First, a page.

Indian sugar processors have undermined their own margins in order to meet government mandates on when to pay cane farmers, which required them to sell supply onto the market at the same time they agreed to pay more for sugar cane.
India, the world’s second-biggest sugar producer, requires the processors to pay cane farmers within two weeks of harvest. The mills agreed in May to pay the farmers 11 percent more for their cane for the 2017/18 marketing year, which started on Oct. 1.
Many mills struggled to raise funds from local banks to make the payments, said a senior official at the Sahyadri co-operative sugar factory based in Maharashtra.
This has caused some mills to have fallen behind on the payments by an estimated 20 billion rupees ($312 million), said a government official who declined to be named.
To meet the funding shortfall, mills boosted sugar sales which has caused the refined sugar market to drop by 13.1 percent to 3,189.50 rupees ($49.77) per 100 kg.
“The liquidity crunch forced a few mills to make distress sales. Sensing mills problems, traders also tried to bring down prices,” said B.B. Thombre, president of the Western India Sugar Mills Association (WISMA).
The rapid decline in sugar prices means margins in the current year are likely to be lower than the previous year, said Narendra Murkumbi, managing director of Shree Renuka Sugars , the country’s biggest refiner.
The mills agreed to pay the higher cane prices expecting stable refined sugar prices, but have been caught out by the slump.
The fall could slash profits for companies like Balrampur Chini Mills Ltd, Shree Renuka, Dwarikesh Sugar Industries and Simbhaoli Sugars by at least 15 percent from a year ago, said a Mumbai-based sector analyst with a brokerage.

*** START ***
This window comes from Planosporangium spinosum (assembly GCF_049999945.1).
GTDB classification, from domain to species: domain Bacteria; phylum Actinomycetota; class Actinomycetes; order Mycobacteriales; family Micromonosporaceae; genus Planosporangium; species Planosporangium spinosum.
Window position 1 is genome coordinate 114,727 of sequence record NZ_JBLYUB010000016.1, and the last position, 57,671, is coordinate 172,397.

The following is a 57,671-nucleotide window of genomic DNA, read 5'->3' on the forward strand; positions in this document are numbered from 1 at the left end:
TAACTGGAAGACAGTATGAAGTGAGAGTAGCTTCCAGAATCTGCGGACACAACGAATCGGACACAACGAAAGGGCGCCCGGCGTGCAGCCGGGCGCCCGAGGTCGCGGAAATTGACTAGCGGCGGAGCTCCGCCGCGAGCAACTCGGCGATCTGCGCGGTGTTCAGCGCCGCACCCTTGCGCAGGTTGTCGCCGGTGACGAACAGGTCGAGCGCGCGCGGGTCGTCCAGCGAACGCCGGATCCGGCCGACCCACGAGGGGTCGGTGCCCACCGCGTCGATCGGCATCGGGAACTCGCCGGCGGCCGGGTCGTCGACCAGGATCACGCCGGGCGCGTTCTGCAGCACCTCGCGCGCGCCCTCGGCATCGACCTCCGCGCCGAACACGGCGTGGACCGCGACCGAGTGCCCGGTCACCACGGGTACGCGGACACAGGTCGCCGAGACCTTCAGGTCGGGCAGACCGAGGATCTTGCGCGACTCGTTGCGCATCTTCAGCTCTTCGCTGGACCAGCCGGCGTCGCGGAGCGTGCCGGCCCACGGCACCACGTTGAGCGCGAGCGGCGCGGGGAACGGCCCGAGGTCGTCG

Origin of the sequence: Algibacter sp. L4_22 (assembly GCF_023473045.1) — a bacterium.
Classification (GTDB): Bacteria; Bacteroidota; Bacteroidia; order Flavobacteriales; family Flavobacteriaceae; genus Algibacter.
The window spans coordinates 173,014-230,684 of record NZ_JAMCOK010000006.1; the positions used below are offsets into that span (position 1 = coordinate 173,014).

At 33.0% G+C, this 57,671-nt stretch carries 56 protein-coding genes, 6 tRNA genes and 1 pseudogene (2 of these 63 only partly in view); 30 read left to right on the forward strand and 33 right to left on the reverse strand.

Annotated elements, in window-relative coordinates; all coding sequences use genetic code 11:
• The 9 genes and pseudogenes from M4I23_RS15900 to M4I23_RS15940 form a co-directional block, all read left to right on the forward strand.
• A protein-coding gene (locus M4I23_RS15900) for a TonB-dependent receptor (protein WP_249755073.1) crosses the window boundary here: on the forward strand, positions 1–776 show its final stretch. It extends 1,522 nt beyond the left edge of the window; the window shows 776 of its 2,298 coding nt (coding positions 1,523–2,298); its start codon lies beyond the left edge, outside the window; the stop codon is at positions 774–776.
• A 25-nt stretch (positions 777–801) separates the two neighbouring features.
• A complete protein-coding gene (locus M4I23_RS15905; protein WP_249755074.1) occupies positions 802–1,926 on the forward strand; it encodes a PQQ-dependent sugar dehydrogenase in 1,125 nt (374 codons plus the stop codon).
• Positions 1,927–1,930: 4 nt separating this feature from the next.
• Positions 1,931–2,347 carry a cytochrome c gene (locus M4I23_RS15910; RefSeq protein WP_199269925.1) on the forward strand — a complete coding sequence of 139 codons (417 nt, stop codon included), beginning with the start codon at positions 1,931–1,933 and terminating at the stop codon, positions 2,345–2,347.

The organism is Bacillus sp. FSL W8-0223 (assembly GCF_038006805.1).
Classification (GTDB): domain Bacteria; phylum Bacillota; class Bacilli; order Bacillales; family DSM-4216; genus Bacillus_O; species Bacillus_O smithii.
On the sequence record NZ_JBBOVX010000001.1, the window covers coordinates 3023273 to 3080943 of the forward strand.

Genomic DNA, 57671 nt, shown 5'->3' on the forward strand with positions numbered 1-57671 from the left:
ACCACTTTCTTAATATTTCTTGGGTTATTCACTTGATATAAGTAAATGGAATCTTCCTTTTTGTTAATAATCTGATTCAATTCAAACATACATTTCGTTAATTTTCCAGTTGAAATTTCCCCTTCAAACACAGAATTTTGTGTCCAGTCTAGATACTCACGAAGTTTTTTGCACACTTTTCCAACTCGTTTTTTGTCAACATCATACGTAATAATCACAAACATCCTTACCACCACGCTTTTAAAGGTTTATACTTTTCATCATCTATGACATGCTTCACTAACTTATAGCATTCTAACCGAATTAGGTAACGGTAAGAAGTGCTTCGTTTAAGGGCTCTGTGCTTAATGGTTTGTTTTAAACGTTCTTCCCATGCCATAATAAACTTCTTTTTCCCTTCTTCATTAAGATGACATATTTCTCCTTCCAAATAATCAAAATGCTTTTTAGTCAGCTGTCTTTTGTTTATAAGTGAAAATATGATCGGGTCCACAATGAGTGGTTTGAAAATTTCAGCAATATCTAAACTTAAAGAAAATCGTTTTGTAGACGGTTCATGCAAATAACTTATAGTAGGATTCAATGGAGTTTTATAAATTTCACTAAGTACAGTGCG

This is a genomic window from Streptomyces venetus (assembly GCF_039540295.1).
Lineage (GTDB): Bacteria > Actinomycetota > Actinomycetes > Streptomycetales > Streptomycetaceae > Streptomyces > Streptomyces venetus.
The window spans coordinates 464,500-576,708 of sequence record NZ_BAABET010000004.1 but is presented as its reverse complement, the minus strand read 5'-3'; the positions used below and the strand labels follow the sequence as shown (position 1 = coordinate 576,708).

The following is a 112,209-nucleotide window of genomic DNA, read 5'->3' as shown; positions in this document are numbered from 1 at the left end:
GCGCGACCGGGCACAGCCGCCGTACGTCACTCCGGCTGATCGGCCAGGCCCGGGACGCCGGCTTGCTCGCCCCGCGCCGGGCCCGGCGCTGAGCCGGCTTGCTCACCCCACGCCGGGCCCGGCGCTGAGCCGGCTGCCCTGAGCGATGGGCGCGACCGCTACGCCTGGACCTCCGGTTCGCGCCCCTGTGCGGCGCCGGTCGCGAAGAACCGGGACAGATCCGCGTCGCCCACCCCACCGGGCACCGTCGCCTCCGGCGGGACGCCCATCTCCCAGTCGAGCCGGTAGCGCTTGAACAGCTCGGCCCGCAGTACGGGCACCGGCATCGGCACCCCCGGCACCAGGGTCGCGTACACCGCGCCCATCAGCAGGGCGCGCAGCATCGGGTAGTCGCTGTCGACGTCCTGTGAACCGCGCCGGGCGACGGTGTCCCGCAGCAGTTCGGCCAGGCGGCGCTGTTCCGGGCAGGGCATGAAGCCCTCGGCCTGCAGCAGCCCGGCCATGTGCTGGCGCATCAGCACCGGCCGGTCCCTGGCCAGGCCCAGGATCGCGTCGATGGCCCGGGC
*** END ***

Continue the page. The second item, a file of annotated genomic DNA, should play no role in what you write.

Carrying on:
“Mills raw material cost has gone up, but prices of the finished product, sugar, are falling,” said the analyst, who was not authorised to speak to media.
Simbhaoli Sugars said “it is difficult to comment on margins now”, while Dwarikesh and Balrampur declined to comment, citing regulations that limit communications before quarterly results, due in the next few weeks.
Sugar prices may remain under pressure as the country’s sugar output in the next season could rise above the record 28.3 million tonnes produced in 2014/15, said Ashok Jain, president of the Bombay Sugar Merchants Association.
“It is now difficult to pay the assured price to farmers unless government intervenes to support prices,” said WISMA’s Thombre.
The central government fixes the price that mills must pay growers annually, but some cane growing areas, especially the state of Uttar Pradesh, raise the price further to satisfy the demands of cane growers, a key voting bloc.moneycontrol